I will be working with DECOIN over the next three months as a volunteer intern and also conducting sociological research on their development vision and activities (more about that later). So, naturally, I was anxious to get to DECOIN's office in Apuela on Monday. However, it was already fairly late in the day when I arrived and no one was there. I was also hoping that DECOIN folks could give me some tips on where to unload my backpack and sleep for the night, so not finding them in the office gave me the opportunity to walk around town and introduce myself to people. It did not take long to find a lovely older couple with an extra room that they let to visitors for $5/night. I ended up staying there for two nights, and finally got to speak with William at DECOIN on Tuesday.

The back wall of the office is covered by a huge poster depicting various mining disasters, underlined by DECOIN's slogan: "Dile no a la mineria!" (Say no to mining!). In front of the poster is a single desk, where William is seated; to the left, a shelf with piles of environmental leaflets and documents; to the right a motor cycle used for visiting projects. William explained to me that there is currently a big problem with a planned copper in mine in El Paraiso. He also showed me a collection of soap, shampoo, and loofah products that a women's group was producing. After we talked for about 20 minutes, he got in touch with Carlos, DECOIN's President, to make a plan for us to meet at his Santa Rosa home.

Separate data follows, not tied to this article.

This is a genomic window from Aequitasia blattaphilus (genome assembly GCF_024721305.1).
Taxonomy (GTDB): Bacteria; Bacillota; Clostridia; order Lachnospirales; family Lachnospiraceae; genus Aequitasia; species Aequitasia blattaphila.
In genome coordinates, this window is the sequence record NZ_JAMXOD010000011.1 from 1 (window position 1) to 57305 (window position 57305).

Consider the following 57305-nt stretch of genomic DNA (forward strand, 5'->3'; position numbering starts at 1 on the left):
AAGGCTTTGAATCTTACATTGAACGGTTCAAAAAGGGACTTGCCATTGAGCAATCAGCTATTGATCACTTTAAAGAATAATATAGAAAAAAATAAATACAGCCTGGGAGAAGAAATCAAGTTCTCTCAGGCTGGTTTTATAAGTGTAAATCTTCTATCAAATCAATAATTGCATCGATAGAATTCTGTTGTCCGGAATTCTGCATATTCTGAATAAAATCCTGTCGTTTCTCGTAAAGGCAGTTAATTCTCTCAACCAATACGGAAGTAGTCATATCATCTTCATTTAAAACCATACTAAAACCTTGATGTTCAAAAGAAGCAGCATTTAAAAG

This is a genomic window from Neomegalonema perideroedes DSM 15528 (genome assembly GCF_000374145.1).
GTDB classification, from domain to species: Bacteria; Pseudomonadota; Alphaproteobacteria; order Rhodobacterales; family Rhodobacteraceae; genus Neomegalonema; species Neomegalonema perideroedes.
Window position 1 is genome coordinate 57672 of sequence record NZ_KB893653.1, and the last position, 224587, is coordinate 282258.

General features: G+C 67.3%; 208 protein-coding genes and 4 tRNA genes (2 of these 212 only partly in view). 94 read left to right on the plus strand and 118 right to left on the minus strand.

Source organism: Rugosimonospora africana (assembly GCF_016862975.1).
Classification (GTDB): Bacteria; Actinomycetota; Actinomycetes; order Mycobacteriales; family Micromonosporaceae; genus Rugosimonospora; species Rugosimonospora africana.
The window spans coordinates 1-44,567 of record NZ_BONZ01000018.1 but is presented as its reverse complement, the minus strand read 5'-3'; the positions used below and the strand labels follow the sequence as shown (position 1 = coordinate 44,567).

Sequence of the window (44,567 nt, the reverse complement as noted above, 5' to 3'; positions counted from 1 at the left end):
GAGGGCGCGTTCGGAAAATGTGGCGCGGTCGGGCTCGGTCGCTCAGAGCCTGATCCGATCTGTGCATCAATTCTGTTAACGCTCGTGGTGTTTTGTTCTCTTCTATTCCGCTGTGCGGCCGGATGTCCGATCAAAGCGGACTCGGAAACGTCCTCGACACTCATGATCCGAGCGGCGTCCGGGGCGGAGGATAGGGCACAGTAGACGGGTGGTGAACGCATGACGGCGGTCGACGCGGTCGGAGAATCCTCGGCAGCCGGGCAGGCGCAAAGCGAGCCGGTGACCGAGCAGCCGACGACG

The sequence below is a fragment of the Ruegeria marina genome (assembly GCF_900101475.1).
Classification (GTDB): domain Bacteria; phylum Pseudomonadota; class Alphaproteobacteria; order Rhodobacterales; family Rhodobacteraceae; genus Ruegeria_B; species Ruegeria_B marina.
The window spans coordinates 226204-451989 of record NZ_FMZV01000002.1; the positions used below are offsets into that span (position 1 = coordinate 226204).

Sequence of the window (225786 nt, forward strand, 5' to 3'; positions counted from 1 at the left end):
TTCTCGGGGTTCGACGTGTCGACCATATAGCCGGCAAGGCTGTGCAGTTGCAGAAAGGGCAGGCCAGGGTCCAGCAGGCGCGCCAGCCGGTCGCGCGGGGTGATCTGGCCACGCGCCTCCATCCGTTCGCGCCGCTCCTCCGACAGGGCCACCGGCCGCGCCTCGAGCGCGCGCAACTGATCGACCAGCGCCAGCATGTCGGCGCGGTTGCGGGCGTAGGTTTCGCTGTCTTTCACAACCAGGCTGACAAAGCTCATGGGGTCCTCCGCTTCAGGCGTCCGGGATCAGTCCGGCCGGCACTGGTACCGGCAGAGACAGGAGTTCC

The next morning I rushed out of my $5 room, said "muchisima gracias!" to the elderly couple, and hopped on the bus toward Otavalo. They dropped me at the Santa Rosa school, as requested, about a half hour drive from Apuela. From there, I followed a trail into the forest to find Carlos's home. It would have been an hour walking, but I was lucky to be picked up by some guys working for the electrical company, just as it started raining.

I was so pleased to have the opportunity to speak with Carlos, and to spend a few days in his home. I have read and admired so much of his work. Over coffee, he updated me on some of the most recent developments, and listened to a brief overview of my research plan. It was a huge relief when he said that the research plan coincided with some information they needed in the El Paraiso community. Carlos immediately gave me a huge list of contacts throughout Intag who will be important sources for my research, and we also came up with a short task list to get started in my internship role.

Today is day 2 at Carlos's. Two leading community activists are coming to visit this morning, so I will have some time to talk with them about mining struggles in the region. Later on, a student group from the US will be here to take a tour through the forest and hear about various facets of DECOIN's work. I have decided to stay for this, since it will clearly be a good introduction for me too.

I'm looking forward to what the next three months will bring, and to occasionally contributing my reflections (rather than mere descriptions, as in this case) to this blog.